• Burglary;
  • Theft;
  • Aggravated Assault;
  • Profiting from distributing illegal drugs;
  • Human trafficking;
  • Prostitution;
  • Commercialized vice;
  • Participation in major criminal activity;
  • Activities against government authority ( tax evasion, benefit fraud, bribery);
  • Money laundering.

Crimes That Shouldn't Prevent You From Entering the US

The above crimes should not result in refused admission of entry into the US:

  • Crimes that do not qualify as acts of moral turpitude include those in which the offender has only committed one such offense, and:
  • The criminal offence occurred when the individual was under the age of 18, and it occurred more than five years ago.
  • Prison time for the offense didn't exceed a year (independent of the actual sentence you got).
  • Despite being found guilty of the offense, the offender receives a prison sentence of not more than six months.
  • Offenses such as failing to appear, making a disturbance, common assault, and impaired driving are not usually taken into account when considering your admissibility to the nation.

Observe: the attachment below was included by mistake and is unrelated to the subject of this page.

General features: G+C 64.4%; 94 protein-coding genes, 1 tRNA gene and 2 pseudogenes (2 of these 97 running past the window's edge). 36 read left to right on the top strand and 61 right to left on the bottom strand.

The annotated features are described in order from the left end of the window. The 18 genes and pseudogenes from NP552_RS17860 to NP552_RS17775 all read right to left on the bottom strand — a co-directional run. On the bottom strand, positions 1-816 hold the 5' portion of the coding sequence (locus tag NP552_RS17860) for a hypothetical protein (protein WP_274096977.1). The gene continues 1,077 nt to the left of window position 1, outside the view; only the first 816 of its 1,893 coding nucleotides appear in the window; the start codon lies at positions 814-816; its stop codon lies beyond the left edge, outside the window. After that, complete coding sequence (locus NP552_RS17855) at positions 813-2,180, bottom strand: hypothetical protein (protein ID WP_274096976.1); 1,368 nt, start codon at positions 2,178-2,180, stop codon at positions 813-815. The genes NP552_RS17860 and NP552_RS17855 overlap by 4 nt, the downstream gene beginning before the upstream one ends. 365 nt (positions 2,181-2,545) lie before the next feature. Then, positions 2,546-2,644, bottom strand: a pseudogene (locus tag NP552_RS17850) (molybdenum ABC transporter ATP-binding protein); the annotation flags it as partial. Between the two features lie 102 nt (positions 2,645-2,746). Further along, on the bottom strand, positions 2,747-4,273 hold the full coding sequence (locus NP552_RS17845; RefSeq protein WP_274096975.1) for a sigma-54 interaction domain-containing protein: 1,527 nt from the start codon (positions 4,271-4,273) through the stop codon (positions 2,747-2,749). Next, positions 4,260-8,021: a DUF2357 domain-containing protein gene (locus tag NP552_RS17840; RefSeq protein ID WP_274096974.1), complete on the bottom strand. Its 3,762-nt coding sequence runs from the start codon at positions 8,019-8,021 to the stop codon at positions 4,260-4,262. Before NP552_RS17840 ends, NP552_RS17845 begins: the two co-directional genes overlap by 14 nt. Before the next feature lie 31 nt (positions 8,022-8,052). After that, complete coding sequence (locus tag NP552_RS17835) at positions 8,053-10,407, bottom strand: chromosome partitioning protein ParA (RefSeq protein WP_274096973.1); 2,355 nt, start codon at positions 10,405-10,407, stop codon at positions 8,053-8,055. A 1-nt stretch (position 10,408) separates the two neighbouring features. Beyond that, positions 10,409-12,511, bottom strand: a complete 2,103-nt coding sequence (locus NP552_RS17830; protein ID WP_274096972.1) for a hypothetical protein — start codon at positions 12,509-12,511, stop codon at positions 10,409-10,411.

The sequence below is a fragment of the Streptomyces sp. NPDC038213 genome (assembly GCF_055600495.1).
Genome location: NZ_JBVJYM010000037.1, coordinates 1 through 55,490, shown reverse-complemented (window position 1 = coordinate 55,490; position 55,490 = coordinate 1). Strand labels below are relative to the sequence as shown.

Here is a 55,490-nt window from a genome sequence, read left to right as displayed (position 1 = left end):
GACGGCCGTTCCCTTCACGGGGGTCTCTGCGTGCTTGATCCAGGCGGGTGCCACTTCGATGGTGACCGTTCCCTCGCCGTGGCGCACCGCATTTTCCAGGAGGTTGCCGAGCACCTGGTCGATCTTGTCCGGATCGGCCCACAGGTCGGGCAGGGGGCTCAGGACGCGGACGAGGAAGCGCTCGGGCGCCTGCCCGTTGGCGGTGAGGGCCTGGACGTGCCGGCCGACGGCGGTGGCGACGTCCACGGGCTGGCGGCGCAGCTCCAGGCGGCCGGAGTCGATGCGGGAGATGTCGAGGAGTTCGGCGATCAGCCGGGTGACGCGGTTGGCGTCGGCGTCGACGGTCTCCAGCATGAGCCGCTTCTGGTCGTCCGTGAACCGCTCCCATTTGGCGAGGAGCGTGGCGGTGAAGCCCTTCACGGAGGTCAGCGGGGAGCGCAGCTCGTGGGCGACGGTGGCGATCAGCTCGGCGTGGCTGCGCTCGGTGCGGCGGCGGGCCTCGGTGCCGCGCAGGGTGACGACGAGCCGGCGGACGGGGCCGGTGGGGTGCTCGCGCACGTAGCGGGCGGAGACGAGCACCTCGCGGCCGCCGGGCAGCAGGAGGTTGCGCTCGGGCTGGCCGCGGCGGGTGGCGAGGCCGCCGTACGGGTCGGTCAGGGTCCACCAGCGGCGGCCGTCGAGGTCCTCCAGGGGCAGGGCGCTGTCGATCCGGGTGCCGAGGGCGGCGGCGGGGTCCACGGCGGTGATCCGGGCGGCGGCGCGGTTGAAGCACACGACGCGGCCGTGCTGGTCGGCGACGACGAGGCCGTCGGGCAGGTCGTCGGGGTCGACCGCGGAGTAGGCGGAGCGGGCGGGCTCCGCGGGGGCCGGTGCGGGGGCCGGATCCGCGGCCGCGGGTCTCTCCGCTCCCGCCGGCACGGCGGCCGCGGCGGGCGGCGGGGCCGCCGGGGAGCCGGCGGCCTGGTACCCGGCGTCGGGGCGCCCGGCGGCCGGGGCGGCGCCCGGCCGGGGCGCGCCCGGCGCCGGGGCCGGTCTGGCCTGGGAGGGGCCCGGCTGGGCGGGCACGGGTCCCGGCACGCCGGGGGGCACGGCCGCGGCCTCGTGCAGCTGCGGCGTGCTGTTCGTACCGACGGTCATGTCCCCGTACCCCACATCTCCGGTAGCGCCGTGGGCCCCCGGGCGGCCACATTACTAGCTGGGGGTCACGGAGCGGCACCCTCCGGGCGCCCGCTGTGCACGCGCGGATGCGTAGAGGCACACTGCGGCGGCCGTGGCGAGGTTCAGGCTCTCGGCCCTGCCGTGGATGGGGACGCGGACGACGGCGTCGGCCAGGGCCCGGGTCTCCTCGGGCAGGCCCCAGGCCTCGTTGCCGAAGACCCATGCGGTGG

• The United States does not deny entry to anyone who has been convicted of "Driving Under the Influence" (DUI or DWI), but if you have multiple convictions for this or other misdemeanors, you may be denied entry.

What if You Were Acquitted or You Weren't Convicted?

You should technically get permission to enter the country despite having a criminal arrest record and having been charged but never found guilty or convicted. When you attempt to cross the border, the U.S. Department of Homeland Security will have access to this data since it will be on your criminal record.

You can have trouble entering the United States if the border agent is suspicious of something on your criminal record, even if it isn't a conviction.

Does the US Recognize Pardons and Expungements?

The policy of pardons and expungements is generally not recognized in the United States.

A conditional discharge is also treated as a criminal conviction in the US. Even withdrawn charges stay in the law enforcement system, which might cause issues at the border. This implies that individuals who have had a charge withdrawn should be ready to present evidence of the drop when they try to enter the US.

Can Drug Use or Arrest Stop You From Entering the US?

You might still face a travel ban to the US even if you committed a crime but were never charged or convicted. The most typical situations are when the consular officer asks questions like, "Have you ever violated any law related to possessing or selling illegal drugs?" or "Have you ever been arrested, charged, or fingerprinted?". If you say yes and mention anything that suggests you may have committed a major violation, you risk being deemed inadmissible, even if your database record is empty.

There are also cases when persons who had previously admitted publicly to using drugs and those statements ended up on their FBI or RCMP record had their entry to the country denied.